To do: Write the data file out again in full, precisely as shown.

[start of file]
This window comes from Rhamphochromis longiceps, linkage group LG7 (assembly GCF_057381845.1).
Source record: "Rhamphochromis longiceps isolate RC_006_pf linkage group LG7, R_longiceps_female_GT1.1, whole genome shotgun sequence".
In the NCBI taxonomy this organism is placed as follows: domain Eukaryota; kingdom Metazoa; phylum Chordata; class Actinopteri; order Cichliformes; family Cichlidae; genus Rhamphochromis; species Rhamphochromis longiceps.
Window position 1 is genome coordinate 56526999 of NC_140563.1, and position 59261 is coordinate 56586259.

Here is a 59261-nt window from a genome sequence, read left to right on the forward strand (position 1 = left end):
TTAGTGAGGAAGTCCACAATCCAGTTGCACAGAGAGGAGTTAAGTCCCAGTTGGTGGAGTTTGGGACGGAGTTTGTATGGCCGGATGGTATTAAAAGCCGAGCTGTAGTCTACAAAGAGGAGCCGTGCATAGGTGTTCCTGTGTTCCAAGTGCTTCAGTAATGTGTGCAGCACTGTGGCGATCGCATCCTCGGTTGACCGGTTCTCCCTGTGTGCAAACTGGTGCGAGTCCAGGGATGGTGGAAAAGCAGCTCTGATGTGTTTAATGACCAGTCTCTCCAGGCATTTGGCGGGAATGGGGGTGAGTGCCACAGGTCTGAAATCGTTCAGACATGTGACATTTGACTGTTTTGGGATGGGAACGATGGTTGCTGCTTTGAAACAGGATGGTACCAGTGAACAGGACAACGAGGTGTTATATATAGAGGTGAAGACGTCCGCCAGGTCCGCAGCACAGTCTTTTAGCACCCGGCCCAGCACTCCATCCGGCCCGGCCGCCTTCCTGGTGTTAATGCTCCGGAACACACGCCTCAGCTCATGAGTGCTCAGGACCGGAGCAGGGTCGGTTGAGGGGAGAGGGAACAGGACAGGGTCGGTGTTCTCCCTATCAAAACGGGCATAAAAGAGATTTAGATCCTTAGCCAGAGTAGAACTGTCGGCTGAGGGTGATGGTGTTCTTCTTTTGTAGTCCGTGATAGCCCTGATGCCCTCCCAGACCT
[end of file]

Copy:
This window comes from Rhamphochromis longiceps, linkage group LG7 (assembly GCF_057381845.1).
Source record: "Rhamphochromis longiceps isolate RC_006_pf linkage group LG7, R_longiceps_female_GT1.1, whole genome shotgun sequence".
In the NCBI taxonomy this organism is placed as follows: domain Eukaryota; kingdom Metazoa; phylum Chordata; class Actinopteri; order Cichliformes; family Cichlidae; genus Rhamphochromis; species Rhamphochromis longiceps.
Window position 1 is genome coordinate 56526999 of NC_140563.1, and position 59261 is coordinate 56586259.

Here is a 59261-nt window from a genome sequence, read left to right on the forward strand (position 1 = left end):
TTAGTGAGGAAGTCCACAATCCAGTTGCACAGAGAGGAGTTAAGTCCCAGTTGGTGGAGTTTGGGACGGAGTTTGTATGGCCGGATGGTATTAAAAGCCGAGCTGTAGTCTACAAAGAGGAGCCGTGCATAGGTGTTCCTGTGTTCCAAGTGCTTCAGTAATGTGTGCAGCACTGTGGCGATCGCATCCTCGGTTGACCGGTTCTCCCTGTGTGCAAACTGGTGCGAGTCCAGGGATGGTGGAAAAGCAGCTCTGATGTGTTTAATGACCAGTCTCTCCAGGCATTTGGCGGGAATGGGGGTGAGTGCCACAGGTCTGAAATCGTTCAGACATGTGACATTTGACTGTTTTGGGATGGGAACGATGGTTGCTGCTTTGAAACAGGATGGTACCAGTGAACAGGACAACGAGGTGTTATATATAGAGGTGAAGACGTCCGCCAGGTCCGCAGCACAGTCTTTTAGCACCCGGCCCAGCACTCCATCCGGCCCGGCCGCCTTCCTGGTGTTAATGCTCCGGAACACACGCCTCAGCTCATGAGTGCTCAGGACCGGAGCAGGGTCGGTTGAGGGGAGAGGGAACAGGACAGGGTCGGTGTTCTCCCTATCAAAACGGGCATAAAAGAGATTTAGATCCTTAGCCAGAGTAGAACTGTCGGCTGAGGGTGATGGTGTTCTTCTTTTGTAGTCCGTGATAGCCCTGATGCCCTCCCAGACCT